Dressed to impress: How workplace design can give businesses a competitive edge

The design process is the third phase of our five step process into delivering cutting edge workspaces for our clients. It follows the consult and translation phases, where we learn about the client, what they want from their workspace and how that can be made a reality. Once we have a clear understanding of what the new space needs to deliver and what kind of business will be operating within it, we can get creative. 

What it means

Designing a new workplace runs far deeper than pure aesthetics. Successful workplace design should embody a business’ ethos, foster a positive working environment and help elevate them to the next level. Whilst every phase of the process is vital, this stage is where ideas start to become tangible.

Enhancing innovation

The design process is rich in creativity. It’s where we can turn a client’s wants – such as achieving a certain feel or helping spark more creativity – into designs that our clients can see and experience. As well as listening and engaging with our client’s requests down to the very last detail, we also offer innovative ideas that they may not have considered.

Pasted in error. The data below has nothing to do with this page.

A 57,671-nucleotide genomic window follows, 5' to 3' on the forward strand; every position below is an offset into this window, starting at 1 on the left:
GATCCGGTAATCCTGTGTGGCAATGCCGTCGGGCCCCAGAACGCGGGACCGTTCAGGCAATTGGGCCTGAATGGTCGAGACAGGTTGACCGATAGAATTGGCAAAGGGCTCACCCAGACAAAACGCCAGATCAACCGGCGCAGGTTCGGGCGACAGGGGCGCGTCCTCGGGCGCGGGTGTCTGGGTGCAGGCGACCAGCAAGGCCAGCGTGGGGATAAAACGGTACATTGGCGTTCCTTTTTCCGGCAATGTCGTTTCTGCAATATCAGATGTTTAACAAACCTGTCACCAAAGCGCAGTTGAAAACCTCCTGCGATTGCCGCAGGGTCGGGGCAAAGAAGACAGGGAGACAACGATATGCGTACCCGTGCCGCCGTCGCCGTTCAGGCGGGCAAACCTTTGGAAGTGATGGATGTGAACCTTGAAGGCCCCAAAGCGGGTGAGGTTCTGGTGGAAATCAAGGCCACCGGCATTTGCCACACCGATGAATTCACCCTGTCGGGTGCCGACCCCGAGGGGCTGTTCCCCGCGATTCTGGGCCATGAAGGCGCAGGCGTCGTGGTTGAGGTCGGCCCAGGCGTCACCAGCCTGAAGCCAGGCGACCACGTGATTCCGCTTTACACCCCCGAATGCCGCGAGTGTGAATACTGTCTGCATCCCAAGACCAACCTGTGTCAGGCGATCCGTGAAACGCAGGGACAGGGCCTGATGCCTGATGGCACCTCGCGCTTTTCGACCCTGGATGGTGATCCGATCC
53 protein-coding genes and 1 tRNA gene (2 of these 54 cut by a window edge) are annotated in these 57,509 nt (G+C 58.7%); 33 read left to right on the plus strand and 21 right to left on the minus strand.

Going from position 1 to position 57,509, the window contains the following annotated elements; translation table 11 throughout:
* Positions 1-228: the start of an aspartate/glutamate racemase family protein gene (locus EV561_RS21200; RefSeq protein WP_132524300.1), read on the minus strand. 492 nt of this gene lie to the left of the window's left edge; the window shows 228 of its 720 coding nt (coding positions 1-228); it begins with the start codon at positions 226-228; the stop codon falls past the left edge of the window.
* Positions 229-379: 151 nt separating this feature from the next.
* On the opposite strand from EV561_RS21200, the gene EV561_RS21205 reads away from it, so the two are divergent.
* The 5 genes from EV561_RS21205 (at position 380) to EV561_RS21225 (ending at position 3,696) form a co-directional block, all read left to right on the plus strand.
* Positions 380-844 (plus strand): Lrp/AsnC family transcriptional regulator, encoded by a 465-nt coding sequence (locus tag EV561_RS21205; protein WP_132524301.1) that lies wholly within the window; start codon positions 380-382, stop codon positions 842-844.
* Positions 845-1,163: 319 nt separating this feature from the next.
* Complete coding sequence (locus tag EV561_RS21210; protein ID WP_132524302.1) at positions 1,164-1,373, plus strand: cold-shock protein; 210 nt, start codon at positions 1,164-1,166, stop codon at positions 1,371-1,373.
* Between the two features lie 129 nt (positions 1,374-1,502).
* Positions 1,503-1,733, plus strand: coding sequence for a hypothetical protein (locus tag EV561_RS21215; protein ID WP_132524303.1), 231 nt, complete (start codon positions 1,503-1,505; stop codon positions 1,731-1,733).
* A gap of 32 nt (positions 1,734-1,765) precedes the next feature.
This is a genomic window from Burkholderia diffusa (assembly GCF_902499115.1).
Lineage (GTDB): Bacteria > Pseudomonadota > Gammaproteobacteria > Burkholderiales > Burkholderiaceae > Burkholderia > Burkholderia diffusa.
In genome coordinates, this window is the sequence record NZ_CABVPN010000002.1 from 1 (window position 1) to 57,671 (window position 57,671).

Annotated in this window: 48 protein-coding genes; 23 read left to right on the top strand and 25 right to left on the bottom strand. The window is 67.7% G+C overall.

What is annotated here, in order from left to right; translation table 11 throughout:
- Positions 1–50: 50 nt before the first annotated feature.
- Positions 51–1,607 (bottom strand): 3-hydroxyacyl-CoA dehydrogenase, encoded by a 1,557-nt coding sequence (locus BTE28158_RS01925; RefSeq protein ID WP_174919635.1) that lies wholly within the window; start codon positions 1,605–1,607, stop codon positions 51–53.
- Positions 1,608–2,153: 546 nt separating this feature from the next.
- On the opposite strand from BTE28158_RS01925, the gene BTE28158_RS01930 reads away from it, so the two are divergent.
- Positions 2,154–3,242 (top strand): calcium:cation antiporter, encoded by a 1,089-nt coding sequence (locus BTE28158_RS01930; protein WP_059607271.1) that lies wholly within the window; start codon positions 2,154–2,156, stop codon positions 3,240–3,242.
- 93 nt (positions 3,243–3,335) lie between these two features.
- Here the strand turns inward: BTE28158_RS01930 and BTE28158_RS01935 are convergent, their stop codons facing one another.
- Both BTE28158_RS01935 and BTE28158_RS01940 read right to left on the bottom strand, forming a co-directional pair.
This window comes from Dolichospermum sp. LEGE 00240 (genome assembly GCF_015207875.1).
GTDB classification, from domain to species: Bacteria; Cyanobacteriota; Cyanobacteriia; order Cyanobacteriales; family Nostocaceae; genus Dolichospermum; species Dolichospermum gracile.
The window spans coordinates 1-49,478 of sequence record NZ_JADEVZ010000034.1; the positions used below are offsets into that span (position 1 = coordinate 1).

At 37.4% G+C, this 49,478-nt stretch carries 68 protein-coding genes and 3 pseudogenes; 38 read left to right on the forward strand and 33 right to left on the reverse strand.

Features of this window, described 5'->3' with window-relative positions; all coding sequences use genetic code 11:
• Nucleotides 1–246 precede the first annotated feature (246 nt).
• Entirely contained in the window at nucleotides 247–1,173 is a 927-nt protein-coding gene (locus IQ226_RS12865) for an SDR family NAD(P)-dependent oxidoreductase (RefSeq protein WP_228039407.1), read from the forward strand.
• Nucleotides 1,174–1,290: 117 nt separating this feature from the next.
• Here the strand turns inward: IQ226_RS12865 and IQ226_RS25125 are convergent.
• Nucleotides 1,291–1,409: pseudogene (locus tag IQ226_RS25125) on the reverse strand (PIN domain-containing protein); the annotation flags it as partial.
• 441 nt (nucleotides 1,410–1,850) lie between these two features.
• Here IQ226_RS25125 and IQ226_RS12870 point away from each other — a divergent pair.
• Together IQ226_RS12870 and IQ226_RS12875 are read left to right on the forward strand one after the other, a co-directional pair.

After presenting two to three designs, sometimes clients may love particular elements from each. In those instances, we take a flexible approach and can merge ideas to create a final design that looks, feels, and performs like the tangible embodiment of that business, and that business alone.

Why it matters

If a business’s new space is to help it grow and flourish, it needs to echo that company’s values. For the high end hospitality venue, Excslve, gold finishes married with a low-lit aesthetic and premium quality offered a sense of exclusivity and luxury. The space therefore became an extension of its brand.

The colour palette that best represented the consultancy business, Perform Partners, meanwhile, was vibrant and eclectic. As a result, we peppered its spaces with bright colours and a variety of breakout spaces. We used a soft green carpet in the social area of the office to add a quirky character and colour that isn’t too overwhelming. Responding to a key element of the brief, which was for the space to be flexible and collaborative, we did not opt for fixed partitions. The soft furnishings also enhanced a welcoming feel to ease people back into the office after working from the comfort of their homes.

In both instances, what we created was resolutely theirs; how we went about it, however, was completely different. This is why calculated office design is crucial.

Don’t Stop Here

More To Explore